I love The New York Times, the best newspaper in the world. There is no greater pleasure than sitting out on the patio on a Sunday morning, reading The New York Times, and learning.
I stress the word learning because there are so few places left in our world where true discovery happens. Most of the time, marketers, computers, and even our friends are showing us more of what we already know we like, rather than introducing us to things we have never seen or heard of before.
In the pages of The New York Times, I can be introduced to people, places, events, ideas I would have never found on my own. Every day I read The Times I learn something new. The paper expands my understanding of the world rather than reflecting back to me the understanding I already have.
This is an incredibly valuable service. It is a service that very few media companies in the world still provide (my local paper, the Raleigh News and Observer, rarely does these days, sadly).
Yet, the ongoing conversation about how to solve the financial issues of The New York Times revolves around fixing the business model for newspapers. Most experts say the model is fundamentally broken, and a report released last week by the Pew Research Center’s Project for Excellence in Journalism doesn’t have a lot of good news for the future of journalism as a whole.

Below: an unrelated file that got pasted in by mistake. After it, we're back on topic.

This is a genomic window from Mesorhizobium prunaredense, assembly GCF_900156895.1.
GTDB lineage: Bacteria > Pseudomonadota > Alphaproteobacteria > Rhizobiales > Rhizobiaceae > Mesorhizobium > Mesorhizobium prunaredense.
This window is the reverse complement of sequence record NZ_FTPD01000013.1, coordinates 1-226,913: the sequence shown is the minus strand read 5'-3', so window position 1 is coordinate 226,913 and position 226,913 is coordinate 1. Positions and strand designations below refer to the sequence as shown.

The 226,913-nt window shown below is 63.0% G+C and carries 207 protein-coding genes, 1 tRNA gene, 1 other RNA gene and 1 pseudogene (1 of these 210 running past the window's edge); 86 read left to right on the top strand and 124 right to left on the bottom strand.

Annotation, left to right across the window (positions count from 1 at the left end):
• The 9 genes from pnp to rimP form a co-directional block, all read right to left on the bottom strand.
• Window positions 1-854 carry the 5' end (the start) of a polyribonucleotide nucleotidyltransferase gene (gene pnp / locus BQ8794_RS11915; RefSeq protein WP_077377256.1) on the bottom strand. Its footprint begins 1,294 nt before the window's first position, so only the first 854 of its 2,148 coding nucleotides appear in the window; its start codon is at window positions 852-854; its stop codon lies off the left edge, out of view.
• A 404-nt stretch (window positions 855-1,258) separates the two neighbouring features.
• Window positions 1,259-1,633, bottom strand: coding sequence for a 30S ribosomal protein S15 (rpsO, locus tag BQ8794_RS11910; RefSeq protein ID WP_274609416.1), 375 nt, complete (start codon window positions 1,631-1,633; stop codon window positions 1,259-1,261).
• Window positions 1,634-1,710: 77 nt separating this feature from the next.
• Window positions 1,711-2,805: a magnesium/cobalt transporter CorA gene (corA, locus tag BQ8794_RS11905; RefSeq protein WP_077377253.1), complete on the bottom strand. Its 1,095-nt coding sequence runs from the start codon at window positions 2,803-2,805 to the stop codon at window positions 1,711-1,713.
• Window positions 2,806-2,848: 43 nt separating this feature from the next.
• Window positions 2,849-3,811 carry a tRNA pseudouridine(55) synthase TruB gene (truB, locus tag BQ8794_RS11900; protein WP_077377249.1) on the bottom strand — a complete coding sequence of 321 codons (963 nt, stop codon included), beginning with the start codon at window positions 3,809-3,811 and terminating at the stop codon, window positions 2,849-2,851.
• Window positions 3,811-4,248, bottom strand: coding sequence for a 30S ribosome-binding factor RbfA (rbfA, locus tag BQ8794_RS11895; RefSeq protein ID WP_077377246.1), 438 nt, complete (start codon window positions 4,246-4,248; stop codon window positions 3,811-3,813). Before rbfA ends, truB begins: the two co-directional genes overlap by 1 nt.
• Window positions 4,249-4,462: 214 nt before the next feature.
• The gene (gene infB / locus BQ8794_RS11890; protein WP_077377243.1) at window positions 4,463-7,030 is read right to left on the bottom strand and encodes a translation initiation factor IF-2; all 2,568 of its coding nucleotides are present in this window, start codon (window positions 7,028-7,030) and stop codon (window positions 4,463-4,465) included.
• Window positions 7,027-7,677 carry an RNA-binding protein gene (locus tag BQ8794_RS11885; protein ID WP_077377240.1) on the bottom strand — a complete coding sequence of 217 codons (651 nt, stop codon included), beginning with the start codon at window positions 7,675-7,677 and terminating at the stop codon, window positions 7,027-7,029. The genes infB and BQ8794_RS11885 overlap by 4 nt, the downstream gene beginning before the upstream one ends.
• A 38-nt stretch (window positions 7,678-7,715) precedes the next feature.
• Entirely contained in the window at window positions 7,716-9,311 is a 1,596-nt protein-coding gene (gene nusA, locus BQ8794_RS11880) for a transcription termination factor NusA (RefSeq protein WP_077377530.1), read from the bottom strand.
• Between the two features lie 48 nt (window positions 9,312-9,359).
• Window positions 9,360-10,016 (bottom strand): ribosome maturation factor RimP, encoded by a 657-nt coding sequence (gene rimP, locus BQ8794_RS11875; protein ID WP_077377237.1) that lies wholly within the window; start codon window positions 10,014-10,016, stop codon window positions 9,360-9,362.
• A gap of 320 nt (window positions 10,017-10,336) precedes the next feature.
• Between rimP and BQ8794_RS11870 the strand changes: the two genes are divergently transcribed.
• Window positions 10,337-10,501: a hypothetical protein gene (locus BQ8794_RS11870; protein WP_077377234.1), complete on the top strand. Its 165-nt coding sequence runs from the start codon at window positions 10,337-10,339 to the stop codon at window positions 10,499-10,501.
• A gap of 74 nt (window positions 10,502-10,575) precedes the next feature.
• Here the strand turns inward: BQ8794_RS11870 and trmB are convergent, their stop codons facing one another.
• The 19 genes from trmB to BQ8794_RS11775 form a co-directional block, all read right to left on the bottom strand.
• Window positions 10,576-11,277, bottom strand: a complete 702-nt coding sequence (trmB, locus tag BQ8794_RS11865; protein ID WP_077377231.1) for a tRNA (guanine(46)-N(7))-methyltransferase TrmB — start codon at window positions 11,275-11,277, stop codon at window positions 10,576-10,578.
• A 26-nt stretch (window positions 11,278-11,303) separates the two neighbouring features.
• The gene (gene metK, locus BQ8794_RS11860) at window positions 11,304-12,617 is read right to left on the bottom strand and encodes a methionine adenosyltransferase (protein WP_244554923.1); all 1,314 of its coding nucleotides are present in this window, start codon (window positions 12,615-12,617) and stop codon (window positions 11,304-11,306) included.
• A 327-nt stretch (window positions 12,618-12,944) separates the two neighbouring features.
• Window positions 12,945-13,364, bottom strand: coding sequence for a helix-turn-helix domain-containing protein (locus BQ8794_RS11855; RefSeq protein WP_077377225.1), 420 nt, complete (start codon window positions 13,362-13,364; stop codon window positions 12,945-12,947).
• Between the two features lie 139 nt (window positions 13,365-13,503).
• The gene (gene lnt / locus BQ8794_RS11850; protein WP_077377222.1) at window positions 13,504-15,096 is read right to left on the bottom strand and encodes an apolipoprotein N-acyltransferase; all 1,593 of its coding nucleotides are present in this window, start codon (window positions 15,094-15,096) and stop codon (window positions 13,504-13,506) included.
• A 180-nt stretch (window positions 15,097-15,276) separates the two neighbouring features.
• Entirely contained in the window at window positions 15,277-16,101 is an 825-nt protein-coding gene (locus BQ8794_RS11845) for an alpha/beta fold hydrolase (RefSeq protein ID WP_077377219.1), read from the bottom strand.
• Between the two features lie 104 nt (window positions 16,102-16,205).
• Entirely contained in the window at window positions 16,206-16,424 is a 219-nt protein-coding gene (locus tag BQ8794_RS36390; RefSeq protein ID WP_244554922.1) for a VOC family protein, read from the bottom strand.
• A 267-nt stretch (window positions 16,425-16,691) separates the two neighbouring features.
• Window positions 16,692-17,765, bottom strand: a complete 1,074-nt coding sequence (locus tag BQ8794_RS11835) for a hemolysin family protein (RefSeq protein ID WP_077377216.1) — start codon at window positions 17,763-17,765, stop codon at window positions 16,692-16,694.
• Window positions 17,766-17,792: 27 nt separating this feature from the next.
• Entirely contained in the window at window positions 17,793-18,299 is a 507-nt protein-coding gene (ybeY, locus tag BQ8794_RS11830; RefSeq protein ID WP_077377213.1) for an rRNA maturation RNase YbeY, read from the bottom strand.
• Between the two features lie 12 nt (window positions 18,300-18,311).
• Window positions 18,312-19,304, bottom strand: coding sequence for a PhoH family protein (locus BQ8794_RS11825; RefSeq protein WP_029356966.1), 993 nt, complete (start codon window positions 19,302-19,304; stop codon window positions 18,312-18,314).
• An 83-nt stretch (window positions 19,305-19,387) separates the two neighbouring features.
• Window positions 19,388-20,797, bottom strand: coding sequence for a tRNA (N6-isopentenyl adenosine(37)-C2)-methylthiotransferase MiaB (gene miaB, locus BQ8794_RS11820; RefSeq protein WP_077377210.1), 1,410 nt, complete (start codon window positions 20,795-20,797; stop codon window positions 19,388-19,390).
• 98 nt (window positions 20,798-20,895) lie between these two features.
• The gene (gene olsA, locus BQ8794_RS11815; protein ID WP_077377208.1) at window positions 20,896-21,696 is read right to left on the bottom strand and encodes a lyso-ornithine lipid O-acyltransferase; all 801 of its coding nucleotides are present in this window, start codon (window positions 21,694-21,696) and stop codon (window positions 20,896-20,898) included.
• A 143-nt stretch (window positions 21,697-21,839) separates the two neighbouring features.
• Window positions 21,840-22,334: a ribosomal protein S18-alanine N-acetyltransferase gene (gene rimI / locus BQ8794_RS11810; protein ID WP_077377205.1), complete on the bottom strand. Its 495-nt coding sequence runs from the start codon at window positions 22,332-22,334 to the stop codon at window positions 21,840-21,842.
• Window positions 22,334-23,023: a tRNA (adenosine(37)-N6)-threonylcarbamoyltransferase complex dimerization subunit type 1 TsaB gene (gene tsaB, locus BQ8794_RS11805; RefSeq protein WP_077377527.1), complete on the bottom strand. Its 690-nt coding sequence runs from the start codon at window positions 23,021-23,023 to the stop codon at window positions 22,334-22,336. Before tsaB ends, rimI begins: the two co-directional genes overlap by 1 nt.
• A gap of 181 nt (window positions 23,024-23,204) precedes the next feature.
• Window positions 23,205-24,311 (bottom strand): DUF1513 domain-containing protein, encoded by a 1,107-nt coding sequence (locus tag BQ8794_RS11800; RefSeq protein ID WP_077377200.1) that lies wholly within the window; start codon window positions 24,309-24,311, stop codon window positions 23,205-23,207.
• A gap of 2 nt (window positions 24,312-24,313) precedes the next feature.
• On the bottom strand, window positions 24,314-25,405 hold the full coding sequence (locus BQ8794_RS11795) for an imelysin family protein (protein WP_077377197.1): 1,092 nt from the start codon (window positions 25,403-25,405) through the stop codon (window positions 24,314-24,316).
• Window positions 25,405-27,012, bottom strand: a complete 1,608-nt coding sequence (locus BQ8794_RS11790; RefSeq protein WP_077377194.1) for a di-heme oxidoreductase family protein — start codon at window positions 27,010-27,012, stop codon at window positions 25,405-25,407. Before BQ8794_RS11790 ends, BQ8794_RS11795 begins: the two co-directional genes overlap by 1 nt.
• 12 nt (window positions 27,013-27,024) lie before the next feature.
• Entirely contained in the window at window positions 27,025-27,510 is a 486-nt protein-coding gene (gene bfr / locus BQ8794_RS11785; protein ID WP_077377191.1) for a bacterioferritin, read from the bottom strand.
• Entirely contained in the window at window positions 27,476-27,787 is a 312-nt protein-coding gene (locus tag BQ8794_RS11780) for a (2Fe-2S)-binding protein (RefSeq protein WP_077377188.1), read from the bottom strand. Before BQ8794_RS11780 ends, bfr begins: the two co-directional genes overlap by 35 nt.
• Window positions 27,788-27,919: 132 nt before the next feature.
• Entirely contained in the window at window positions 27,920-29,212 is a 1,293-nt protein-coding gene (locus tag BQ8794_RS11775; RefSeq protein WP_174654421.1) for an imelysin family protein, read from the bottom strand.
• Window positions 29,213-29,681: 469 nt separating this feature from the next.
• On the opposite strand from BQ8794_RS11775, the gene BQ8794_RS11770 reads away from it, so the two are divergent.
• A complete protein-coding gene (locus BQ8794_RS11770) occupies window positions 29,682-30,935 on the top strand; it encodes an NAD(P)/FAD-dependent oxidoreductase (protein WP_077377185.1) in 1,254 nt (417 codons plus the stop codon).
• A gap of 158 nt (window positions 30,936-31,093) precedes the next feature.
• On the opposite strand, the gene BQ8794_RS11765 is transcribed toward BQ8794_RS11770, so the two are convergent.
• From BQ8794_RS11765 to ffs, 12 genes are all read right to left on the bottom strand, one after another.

From my vantage point, the answer to fixing The New York Times will not come from exploring a revolutionary business model. It will come from a revolutionary brand, culture, and community model. Let me explain.
Earlier this summer at the Sasquatch Music Festival, someone captured the three minute video I’ve pasted below. One guy dancing to M.I.A. (we love her!) starts what becomes a massive dance mob by the end of the song. The video became an YouTube sensation, with over 2,000,000 views.
Many folks have written interesting posts analyzing the event (here are a few of my favorites) and at some point you’ve gotta stop analyzing and realize this man just needed to DANCE and maybe the rest of us do too. But before we do that, a couple of observations from the place where open source community-building intersects with Sasquatch guy dance mob-building.